Any business owner expects competition. It is a sign of a healthy industry, preventing complacency and encouraging people to dream up better ways to do things. Competition affects all aspects of running a company, from business development to customer retention, and in SEO, things aren’t any different.
If you’re starting in an industry, you are probably already familiar with prominent brands or businesses in it. However, other brands are not always your competitors. You could even have SEO rivals outside your industry—your SEO competitors are the people who are the top result in SERPs for your keywords.
A home improvement blog, for example, might want to rank for the keyword “aesthetic home office.” They are competing with other blogs with the same focus, yes, and blogs from retailers like IKEA, Bed Bath & Beyond, or Anthropologie. You can find out who your SEO competitors are by entering your top keywords in Google and taking note of the domains that appear on the first results page. You can also enter your keywords in a competitor analysis tool if you use one. Competitor analysis should always be part of a digital marketing strategy.
Why You Need Competitor Analysis
We’ve previously talked about conducting competitor analyses (Part One here and Part Two here). Search optimization requires plenty of agility; reaching the top of SERPs and keeping your position involves knowing about your competitors as much as your customers.
Google’s webmaster guidelines have remained the same for years, but the algorithm has changed several times since the 90s. Today, we’ve had Panda, RankBrain, Hummingbird, and dozens of minor and significant algorithm updates. The coming Core Web Vitals update will affect rankings once again, and Google’s algorithm has become so complex that many SEOs find it easier to play by the search giant’s rules instead of trying to game the system.
There is still value in locating patterns, though, especially when it comes to competitor analysis. When you’re looking at your rivals’ performance, you have three things to consider: technology, backlinks, and content. Let us look closely at each component.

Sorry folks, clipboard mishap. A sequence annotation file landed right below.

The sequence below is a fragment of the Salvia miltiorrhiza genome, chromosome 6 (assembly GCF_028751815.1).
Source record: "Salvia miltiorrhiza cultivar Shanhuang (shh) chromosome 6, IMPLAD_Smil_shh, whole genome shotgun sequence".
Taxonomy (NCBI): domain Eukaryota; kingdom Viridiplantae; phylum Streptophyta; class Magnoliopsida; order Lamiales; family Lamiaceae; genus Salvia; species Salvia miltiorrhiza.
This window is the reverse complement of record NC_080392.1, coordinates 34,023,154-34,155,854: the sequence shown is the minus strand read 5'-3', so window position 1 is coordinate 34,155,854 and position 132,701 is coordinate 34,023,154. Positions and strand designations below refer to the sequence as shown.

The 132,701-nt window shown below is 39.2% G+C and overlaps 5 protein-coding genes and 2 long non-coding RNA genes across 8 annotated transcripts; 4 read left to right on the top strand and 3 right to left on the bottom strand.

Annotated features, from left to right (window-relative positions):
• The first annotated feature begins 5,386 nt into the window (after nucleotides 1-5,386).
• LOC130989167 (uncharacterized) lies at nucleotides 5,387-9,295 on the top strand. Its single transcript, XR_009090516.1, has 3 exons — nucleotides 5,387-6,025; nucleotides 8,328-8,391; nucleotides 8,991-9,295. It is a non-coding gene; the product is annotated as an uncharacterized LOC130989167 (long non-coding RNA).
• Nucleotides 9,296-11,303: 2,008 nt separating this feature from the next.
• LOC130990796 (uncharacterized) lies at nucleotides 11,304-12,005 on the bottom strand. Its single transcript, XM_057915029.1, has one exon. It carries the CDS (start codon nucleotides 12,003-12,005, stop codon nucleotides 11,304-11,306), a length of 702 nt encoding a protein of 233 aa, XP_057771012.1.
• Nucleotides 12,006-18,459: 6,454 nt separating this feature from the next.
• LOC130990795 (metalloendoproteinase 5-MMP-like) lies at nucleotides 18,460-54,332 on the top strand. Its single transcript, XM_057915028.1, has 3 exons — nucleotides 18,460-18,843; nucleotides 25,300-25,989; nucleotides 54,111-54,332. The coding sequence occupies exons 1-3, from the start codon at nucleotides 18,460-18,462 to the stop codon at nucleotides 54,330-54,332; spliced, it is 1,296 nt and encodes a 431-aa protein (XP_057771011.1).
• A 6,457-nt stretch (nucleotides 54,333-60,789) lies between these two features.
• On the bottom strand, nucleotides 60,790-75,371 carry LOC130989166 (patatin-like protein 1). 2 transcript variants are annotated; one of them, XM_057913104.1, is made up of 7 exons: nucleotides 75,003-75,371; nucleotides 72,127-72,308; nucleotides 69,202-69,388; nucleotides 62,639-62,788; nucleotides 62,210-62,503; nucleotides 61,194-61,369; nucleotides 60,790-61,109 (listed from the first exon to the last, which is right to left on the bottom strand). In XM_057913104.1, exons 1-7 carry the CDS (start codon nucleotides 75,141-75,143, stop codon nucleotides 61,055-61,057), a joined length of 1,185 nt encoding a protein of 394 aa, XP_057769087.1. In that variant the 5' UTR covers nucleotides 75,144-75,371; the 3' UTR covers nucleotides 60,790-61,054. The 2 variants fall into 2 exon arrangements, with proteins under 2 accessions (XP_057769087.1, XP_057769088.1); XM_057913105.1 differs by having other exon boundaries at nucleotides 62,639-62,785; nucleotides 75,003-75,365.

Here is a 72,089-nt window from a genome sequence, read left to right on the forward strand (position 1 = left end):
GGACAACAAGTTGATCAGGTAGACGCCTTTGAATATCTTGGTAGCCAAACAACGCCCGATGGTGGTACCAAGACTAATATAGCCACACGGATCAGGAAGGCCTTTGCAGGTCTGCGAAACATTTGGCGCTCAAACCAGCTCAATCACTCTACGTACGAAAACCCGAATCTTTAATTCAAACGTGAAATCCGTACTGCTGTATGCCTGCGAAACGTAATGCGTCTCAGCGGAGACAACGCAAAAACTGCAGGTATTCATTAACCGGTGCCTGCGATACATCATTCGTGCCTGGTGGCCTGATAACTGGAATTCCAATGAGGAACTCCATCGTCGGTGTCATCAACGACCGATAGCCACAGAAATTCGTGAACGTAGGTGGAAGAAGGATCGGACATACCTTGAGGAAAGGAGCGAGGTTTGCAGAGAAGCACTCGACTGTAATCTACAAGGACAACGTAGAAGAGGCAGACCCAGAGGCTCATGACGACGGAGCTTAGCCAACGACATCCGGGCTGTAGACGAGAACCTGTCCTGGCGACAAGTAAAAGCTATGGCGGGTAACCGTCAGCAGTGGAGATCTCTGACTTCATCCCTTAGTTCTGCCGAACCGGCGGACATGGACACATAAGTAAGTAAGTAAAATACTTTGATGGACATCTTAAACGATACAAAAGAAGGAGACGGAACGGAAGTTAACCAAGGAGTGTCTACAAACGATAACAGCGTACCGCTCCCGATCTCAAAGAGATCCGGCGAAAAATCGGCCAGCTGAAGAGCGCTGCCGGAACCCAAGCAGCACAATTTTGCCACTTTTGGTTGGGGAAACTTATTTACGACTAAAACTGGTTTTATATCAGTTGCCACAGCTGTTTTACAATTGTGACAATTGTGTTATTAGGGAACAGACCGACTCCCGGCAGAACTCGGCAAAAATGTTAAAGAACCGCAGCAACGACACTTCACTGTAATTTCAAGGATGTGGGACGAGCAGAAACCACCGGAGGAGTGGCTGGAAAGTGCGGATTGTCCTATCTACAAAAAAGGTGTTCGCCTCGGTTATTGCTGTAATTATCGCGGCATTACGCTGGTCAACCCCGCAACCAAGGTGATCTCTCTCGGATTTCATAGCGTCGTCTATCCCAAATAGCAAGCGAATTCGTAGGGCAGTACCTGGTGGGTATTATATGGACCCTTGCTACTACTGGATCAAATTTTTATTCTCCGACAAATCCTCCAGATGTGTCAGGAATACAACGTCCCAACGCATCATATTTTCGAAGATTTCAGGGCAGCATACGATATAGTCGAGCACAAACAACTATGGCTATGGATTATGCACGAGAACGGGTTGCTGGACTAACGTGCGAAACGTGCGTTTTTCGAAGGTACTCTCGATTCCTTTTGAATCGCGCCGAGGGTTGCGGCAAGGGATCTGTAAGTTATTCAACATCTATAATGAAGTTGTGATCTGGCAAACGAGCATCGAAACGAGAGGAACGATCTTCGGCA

All webmasters are designers—they want to create a website that combines form and function. Besides having pleasing aesthetics, a website should be fast, easy to crawl, and easy to use. If you want to redesign your site or analyze a competitor’s, you can start by running their URL through BuiltWith, a tool for creating profiles for websites, technology, or keywords. When you put your competitor’s URL through BuiltWith, you can get information on the website’s analytics, widgets, frameworks, CDN, e-commerce platforms, JS libraries and functions, SSL certificates, email hosting providers, webmaster recognition, and so much more.
Aside from knowing the technology your competitors use, you can also check their website’s architecture. Knowing your competitors’ architecture involves creating a competitor sitemap and establishing parent and child page hierarchies in their domain.
With a competitor sitemap, you can uncover offerings you don’t have and topics you don’t discuss, but they do. Moz’s Link Explorer, which SEOs use to find broken links, can help you benchmark against your rivals. Finally, you have to account for user experience. Starting in May 2021, Google will be moving beyond page speed and including UX as a ranking factor.
If your competitors are established, they would have already invested time in developing keyword strategies. While you need to develop a list of keywords based on your brand, you would still benefit from competitor analysis in terms of content. Various web comparison tools in the market can help you check the page title, meta description, keywords, or the word count of your competitors and compare with yours. With a web comparison tool, you can identify the top keyword phrases and look for patterns in your competitors’ content.
Besides on-page data, you can also collect information on your competitors’ social media performance through tools like BuzzSumo, which helps you track trends, mentions, and updates on your brand and your competitors.
In the past, manipulative techniques like backlink spamming padded SEO strategies, and some SEOs relied heavily on it to boost their website’s rankings. Google’s Penguin algorithm update, launched in April 2012, changed that. Penguin ensured that spam backlinks—which used to hold zero value—earned a negative value. Google ensured that people linked to relevant, high-quality websites instead of domains with a bunch of nonsense strings of text.
Ahrefs’ Site Explorer, which gives you an in-depth look at any website’s backlink profile, is a good tool for analyzing competitors’ backlinks. You can use it to find link opportunities on your rivals’ links. You can also use Ahrefs to identify websites that link your competitors and seek out relationships with them.
Today, marketers need to establish their brand in a crowded landscape. No matter what industry you belong to, you will have to distinguish yourself from staggering amounts of content and dozens, or even hundreds, of competitors. Developing an effective marketing campaign involves knowing who your competitors are online. Competitor analysis of technology, content, and backlinks gives you a holistic view of brands that share your niche. Tools like the ones we mentioned above can help you start.
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